Experimental Approach May Lead To Improved Treatment of Diabetic Wounds
Loyola University Health System researchers are reporting on a promising new approach to treating diabetic wounds. The researchers have discovered that it may be possible to speed up the healing process by suppressing certain immune system cells, researchers wrote in the February 2011, issue of the journal Expert Review of Dermatology.
“The cells are called neutrophils and natural killer T (NKT) cells. These white blood cells act to kill bacteria and other germs that can infect wounds. NKT cells also recruit other white blood cells to the site of injury. But in some cases, these NKT cells can do more harm than good,” said senior author Elizabeth Kovacs, PhD, director of research in Loyola's Burn & Shock Trauma Institute.
Neutrophils can be beneficial to wound healing by destroying the harmful bacteria and accumulations of dead cells. However, neutrophils also cause harm by producing enzymes that digest the healthy tissue surrounding the wound, which commonly leads to an extreme amount of scar tissue that slows down the healing process.
"It's a balancing act. You need neutrophils, but not too many of them," said Aleah Brubaker, first author of the article and an MD/PhD student at Loyola University Chicago Stritch School of Medicine. The third co-author is Dr. David Schneider, a surgical resident at Loyola.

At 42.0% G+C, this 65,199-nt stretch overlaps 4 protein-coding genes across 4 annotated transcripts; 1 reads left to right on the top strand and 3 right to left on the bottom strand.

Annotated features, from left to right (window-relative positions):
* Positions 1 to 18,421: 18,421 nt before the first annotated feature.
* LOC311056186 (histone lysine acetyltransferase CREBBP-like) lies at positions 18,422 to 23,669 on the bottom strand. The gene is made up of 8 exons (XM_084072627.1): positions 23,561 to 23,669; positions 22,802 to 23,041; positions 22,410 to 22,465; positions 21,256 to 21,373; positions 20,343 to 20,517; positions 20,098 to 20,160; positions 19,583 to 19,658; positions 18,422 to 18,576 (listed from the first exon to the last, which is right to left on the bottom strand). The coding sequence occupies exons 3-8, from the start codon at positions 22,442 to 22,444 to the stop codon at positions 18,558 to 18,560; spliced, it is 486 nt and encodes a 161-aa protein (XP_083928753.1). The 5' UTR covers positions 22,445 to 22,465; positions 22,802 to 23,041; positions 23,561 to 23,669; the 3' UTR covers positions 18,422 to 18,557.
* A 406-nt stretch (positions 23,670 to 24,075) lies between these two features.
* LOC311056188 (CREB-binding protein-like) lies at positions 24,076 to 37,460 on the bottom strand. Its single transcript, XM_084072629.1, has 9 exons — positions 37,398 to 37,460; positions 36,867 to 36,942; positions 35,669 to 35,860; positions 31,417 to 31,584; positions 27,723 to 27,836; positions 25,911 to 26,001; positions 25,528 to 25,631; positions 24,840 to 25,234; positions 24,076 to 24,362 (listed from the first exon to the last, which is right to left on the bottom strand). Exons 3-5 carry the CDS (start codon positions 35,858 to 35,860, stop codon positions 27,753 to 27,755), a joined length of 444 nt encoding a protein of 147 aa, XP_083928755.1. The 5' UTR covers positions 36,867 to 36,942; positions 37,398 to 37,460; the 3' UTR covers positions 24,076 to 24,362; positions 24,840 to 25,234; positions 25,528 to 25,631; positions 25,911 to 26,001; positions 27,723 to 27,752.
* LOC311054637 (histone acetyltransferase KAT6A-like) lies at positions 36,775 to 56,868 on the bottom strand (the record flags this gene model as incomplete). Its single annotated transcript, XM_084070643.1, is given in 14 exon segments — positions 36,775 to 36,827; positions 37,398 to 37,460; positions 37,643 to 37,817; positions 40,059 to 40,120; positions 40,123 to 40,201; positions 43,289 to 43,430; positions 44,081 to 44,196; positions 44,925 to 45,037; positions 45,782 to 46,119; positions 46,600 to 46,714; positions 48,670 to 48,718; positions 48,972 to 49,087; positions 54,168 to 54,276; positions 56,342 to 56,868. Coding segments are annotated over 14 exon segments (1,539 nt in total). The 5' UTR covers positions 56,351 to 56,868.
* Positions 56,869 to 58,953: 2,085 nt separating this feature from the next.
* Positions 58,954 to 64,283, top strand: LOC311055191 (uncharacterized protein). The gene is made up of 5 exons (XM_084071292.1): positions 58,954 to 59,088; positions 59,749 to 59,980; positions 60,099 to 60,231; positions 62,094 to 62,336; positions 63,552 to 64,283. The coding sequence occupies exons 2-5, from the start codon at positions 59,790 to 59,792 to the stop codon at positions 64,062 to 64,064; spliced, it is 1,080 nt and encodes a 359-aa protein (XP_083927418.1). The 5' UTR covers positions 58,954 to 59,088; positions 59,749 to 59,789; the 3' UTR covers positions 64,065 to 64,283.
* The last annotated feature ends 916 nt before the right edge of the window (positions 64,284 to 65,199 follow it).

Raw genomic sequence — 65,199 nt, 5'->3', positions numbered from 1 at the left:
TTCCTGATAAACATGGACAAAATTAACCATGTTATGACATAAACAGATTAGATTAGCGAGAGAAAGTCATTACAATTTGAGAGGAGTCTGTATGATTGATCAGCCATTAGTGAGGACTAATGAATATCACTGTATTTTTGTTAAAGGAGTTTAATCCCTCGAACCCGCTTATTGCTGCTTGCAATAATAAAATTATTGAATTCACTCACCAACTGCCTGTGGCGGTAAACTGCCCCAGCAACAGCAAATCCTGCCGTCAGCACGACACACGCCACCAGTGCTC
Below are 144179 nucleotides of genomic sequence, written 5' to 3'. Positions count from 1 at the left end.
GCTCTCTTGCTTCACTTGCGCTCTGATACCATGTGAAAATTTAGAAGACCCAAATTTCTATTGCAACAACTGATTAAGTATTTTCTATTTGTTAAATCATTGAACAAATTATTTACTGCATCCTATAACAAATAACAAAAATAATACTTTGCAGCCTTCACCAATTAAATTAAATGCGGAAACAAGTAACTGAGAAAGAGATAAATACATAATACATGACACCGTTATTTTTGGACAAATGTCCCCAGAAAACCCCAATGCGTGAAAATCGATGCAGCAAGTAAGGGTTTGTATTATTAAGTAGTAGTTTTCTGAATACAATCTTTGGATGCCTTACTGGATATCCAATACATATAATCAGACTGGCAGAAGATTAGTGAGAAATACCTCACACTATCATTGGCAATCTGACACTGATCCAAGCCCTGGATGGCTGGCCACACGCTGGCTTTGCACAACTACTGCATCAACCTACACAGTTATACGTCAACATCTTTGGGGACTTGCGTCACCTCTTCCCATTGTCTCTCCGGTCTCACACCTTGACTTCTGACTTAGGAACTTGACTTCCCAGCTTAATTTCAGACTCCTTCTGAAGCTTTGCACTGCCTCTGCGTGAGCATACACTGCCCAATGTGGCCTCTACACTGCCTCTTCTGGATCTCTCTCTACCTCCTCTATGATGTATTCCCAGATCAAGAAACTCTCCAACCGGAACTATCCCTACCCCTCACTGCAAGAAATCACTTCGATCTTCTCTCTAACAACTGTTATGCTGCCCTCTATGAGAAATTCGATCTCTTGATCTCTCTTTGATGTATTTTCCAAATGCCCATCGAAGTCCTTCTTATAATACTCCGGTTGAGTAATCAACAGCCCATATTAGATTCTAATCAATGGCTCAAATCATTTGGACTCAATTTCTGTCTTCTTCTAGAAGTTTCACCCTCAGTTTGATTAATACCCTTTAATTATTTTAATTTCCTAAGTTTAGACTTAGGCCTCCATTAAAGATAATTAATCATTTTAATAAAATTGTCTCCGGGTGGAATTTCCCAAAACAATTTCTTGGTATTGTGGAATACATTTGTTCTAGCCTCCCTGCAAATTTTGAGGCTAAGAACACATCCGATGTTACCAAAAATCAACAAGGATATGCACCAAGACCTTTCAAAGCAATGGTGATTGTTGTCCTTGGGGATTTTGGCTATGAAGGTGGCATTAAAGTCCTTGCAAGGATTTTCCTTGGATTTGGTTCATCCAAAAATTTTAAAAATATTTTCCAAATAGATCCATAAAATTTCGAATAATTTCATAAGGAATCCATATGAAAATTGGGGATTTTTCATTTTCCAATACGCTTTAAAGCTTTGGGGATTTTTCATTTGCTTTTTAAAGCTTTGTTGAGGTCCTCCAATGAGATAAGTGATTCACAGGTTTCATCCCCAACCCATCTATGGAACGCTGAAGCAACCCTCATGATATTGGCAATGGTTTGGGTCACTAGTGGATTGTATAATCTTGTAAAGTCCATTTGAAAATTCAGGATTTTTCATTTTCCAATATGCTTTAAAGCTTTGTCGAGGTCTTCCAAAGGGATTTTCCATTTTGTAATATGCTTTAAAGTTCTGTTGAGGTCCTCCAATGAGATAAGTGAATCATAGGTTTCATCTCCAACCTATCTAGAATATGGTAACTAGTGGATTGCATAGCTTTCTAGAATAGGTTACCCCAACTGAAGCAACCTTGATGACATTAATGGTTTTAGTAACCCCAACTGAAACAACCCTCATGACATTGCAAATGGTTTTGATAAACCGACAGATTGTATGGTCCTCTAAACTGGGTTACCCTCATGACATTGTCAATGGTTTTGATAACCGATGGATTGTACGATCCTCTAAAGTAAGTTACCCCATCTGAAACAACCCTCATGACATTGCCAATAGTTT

Natural Killer T Cells (NKT)
The natural killer T cells or NKT cells respond to wound injuries by producing proteins called cytokines and chemokines that attract neutrophils and other white blood cells to the wound site. “A previous study at Loyola demonstrated that the presence of activated NKT cells slows down the healing process, while the absence of these cells leads to faster wound closure.”
If treatment is received early enough in high-risk diabetics, using the therapeutic strategies mentioned above doctors may be able to decrease the incidence and prevalence of chronic, non-healing wounds and reduce complications caused by the infections such as amputations.